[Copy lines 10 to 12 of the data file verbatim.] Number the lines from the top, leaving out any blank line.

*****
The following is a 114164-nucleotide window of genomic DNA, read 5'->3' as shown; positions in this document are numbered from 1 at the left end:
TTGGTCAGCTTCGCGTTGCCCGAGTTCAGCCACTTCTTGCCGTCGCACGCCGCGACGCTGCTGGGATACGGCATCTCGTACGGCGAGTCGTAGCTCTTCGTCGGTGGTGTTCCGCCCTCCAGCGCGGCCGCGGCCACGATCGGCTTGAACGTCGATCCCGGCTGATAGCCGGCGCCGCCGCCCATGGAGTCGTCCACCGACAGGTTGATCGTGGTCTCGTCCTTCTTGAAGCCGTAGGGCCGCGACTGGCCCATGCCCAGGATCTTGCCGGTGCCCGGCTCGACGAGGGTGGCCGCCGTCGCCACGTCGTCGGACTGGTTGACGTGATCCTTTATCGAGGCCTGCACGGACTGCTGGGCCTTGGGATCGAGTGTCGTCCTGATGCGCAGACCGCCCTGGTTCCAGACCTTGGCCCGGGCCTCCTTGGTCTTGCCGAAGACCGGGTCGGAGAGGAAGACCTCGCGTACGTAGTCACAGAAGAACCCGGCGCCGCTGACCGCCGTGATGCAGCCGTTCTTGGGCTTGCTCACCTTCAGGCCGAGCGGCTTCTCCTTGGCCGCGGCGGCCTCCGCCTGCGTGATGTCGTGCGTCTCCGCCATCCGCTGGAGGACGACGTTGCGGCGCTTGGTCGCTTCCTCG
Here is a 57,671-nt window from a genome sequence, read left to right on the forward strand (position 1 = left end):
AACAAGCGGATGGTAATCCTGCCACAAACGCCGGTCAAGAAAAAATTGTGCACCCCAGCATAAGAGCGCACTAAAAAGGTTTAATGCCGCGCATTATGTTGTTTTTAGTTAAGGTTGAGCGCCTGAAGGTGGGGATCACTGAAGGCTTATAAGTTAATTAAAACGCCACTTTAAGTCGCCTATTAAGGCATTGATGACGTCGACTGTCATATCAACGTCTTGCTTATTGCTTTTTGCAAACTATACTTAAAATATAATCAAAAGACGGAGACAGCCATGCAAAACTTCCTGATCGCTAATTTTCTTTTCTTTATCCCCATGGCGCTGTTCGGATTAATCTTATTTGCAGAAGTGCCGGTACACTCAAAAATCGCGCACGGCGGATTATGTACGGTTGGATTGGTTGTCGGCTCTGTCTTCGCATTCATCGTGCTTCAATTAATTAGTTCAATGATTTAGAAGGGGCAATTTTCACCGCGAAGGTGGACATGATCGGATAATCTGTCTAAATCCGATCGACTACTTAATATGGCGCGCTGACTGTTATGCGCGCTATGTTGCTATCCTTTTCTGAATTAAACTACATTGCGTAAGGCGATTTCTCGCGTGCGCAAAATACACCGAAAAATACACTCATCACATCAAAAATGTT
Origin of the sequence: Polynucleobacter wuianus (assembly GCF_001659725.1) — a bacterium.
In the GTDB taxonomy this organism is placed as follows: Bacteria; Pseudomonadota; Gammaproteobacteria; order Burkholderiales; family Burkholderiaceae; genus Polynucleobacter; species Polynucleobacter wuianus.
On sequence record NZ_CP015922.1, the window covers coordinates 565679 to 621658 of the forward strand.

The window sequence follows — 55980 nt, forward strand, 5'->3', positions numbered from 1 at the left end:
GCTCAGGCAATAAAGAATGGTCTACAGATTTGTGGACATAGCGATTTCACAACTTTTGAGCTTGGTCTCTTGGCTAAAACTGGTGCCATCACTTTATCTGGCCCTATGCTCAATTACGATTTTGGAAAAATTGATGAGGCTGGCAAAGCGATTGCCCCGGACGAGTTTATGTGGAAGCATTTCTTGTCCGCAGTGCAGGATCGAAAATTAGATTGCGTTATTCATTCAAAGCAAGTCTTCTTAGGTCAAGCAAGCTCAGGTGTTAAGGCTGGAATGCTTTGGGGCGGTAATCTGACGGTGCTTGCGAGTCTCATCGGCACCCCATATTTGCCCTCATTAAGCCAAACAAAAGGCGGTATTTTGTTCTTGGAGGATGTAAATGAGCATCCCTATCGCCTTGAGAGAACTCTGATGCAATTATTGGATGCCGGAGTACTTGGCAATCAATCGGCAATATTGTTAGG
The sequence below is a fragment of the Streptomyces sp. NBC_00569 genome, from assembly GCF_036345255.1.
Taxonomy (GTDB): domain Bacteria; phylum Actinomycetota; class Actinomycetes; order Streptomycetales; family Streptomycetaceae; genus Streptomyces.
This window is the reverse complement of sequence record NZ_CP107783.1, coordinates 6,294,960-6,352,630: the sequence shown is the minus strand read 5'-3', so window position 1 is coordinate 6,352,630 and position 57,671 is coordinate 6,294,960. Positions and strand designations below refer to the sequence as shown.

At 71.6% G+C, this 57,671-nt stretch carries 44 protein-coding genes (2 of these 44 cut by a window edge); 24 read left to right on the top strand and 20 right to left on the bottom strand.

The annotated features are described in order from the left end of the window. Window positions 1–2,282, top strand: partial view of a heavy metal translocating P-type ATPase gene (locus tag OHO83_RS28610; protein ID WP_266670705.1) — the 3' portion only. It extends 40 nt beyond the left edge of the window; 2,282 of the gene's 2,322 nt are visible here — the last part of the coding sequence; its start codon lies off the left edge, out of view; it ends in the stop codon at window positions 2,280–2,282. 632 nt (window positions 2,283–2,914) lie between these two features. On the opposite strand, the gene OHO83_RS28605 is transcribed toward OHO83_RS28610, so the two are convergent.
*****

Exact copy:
The sequence below is a fragment of the Streptomyces sp. NBC_00569 genome, from assembly GCF_036345255.1.
Taxonomy (GTDB): domain Bacteria; phylum Actinomycetota; class Actinomycetes; order Streptomycetales; family Streptomycetaceae; genus Streptomyces.
This window is the reverse complement of sequence record NZ_CP107783.1, coordinates 6,294,960-6,352,630: the sequence shown is the minus strand read 5'-3', so window position 1 is coordinate 6,352,630 and position 57,671 is coordinate 6,294,960. Positions and strand designations below refer to the sequence as shown.